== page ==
by kangcuzzi

It is nothing short of numbing to enter a familiar space — what we know as the endless realm of social media — to discover everyone, from countries near and far, united over one particular message: the need for global peace, both between and within us. For once, the eclectic chaos of Facebook orders itself into one vibrant flag of solidarity in the shades of blue, white and red, a far cry from the usual hullaballoo of faces and lives we find online.

To a certain degree, this phenomenon is beautiful. To think that individuals of such different backgrounds can come together in a manner that speaks volumes of the peace they preach is beautiful. The incidents themselves — absolutely horrific, angering and saddening events — are definitely worthy of reflection and contemplation.

I am sure this is something on which we can all agree. Today, however, I write this not to expound upon the horrors of what happened, because I believe there are other voices, currently reigning proud within the endless pages of social media, that give more justice to the atrocities than my own. Thus, I have decided to write on a slightly different perspective in regards to what is happening around us. More specifically, I have decided to — and have wanted to — write about the tricolour phenomenon and its associated messages blooming across social media, and why I, myself, feel uncomfortable at the prospect of joining in.

Social media is an associative tool; in other words, it can become anything you want it to be, based upon what you associate it with. Over the years, my presence on social media has morphed into one of semi-detachment and passivity — truth be told, the vast majority of my time spent on websites like Facebook is spent when I am in an exhausted, almost inconsequential state of mind. I have grown to associate it with procrastination and a want to escape the tangible deadlines of life. Occasionally, I use Facebook as a platform for conversation and collaboration, but not enough to rid the associations of lethargy and guilt. I admit this is an unhealthy way of engaging with social media, particularly when our generation is making history within its pages; after all, social media is full of rich, tangible potential, and thus I feel as if I am giving up a precious element of what it means to be online.

Yet, as the saying goes: old habits die hard. So when I log on and see post after post praying for Paris, I feel conflicted. On one hand, a large part of me yearns to throw my voice into the throng in a sign of solidarity. Yet an equally large part of me stays back, weary and sceptical, deriding my would-be intentions as not being genuine enough to truly express my empathy. It is so easy to be dismissive on social media; all it takes is a flick of the finger or a swipe of the mouse to move on to the ‘next casual thing’. It is also easy to dilute the importance of global issues on these platforms, when philanthropic or samaritan causes are eerily merged — and juxtaposed — with clear shows of self-consciousness of presenting oneself in a good light to the rest of the online community. Is it insensitive to express solidarity to entire populations by simply superimposing a filter onto a common (and often flattering) image of yourself? Maybe. Is it insensitive to sit back and watch the world show its empathy? Maybe. There are no clear cut answers to these questions, and thus the inner conflict remains.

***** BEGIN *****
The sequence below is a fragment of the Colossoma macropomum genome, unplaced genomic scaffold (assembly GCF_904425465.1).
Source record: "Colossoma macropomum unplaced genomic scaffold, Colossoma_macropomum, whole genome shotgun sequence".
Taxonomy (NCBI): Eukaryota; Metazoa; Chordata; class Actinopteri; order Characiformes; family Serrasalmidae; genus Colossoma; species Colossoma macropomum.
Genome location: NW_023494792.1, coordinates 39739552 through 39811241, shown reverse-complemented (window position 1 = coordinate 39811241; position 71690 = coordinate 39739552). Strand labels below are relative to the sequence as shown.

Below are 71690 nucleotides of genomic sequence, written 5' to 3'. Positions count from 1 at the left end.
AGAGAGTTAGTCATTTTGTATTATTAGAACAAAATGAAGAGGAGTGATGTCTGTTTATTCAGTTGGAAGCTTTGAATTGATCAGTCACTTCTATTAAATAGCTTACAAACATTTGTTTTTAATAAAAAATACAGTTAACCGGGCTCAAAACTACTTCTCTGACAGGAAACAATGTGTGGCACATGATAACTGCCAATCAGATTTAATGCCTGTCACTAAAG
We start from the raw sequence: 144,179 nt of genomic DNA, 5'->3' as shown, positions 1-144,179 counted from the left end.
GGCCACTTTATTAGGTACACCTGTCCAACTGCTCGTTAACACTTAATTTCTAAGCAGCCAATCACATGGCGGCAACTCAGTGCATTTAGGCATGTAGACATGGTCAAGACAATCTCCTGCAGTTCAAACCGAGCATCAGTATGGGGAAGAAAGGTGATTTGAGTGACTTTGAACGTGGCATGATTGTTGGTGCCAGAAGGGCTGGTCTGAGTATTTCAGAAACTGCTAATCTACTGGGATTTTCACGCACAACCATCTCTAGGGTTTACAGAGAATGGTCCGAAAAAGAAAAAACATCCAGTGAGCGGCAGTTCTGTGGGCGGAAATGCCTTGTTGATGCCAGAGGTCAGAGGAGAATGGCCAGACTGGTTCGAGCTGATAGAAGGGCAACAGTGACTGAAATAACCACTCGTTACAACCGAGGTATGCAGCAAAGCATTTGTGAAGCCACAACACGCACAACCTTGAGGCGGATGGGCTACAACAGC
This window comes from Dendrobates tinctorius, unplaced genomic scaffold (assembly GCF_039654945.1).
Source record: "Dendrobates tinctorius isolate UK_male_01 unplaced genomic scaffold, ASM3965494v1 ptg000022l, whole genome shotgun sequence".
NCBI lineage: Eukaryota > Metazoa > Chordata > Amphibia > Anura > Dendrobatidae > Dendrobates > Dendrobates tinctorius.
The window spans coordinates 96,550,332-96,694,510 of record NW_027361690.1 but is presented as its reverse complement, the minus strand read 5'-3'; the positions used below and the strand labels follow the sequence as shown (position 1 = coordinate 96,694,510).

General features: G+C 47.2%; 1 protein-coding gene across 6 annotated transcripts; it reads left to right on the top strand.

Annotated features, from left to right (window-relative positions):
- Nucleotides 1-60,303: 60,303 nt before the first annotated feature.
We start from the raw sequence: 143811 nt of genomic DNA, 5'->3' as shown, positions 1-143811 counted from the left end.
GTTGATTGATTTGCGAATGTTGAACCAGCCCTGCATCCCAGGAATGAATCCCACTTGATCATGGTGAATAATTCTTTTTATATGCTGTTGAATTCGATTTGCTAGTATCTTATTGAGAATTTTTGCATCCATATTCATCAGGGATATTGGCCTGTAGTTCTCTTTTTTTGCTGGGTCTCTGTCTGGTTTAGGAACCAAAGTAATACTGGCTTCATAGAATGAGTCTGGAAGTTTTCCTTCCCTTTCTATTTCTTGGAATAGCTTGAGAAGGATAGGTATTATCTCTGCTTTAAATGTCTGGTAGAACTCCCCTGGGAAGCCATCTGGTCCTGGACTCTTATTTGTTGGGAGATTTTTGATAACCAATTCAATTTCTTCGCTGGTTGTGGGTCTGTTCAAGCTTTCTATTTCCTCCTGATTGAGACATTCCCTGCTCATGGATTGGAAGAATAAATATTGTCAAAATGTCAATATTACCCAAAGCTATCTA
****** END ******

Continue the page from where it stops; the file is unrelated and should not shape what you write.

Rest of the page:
That is why I believe blogs are suitable platform to share ideas. Sure, blogs aren’t that different from tools like Facebook — you still get peripheral themes and distractions when you try to focus on the given text at hand. But in writing a blog post, there’s a lot less self-consciousness involved. You are valued on your ideas, not the image you have built of yourself so far. You are also given more time to think for yourself, in your own space, without limits of time or the pressure to synchronize oneself with the incredibly fast pace of social media. Simply put, there’s a lot less peer pressure involved. Or at least that’s what I think.

In no way does my decision not to join in the social media movement reflect a lack of empathy towards those who are currently suffering in dire and terrifying circumstances. In no way does my explanation of blogs above illustrate the ‘superiority’ of this post to any other expressions of concern as seen online. I truly respect those who feel legitimate empathy for those suffering all around the world, and who feel strongly enough as to express their sentiments on a public platform. At the end of the day, different people have different reasons, associations and ways of expressing themselves, and this happens to be my preferred method of disseminating information. There is no perfect way to engage with social media, and that’s what makes it simultaneously heroic and destructive: heroic in its potential for growth, destructive in its potential for narrow-mindedness.

At the end of this somewhat convoluted post, my conclusion is this: social media is a multifaceted tool. It is important to think about why you are using it and how — and why how you are using is good for you as an individual. Sorry, this conclusion is a far cry from what the title of this post suggests. But I think it’s worth a thought.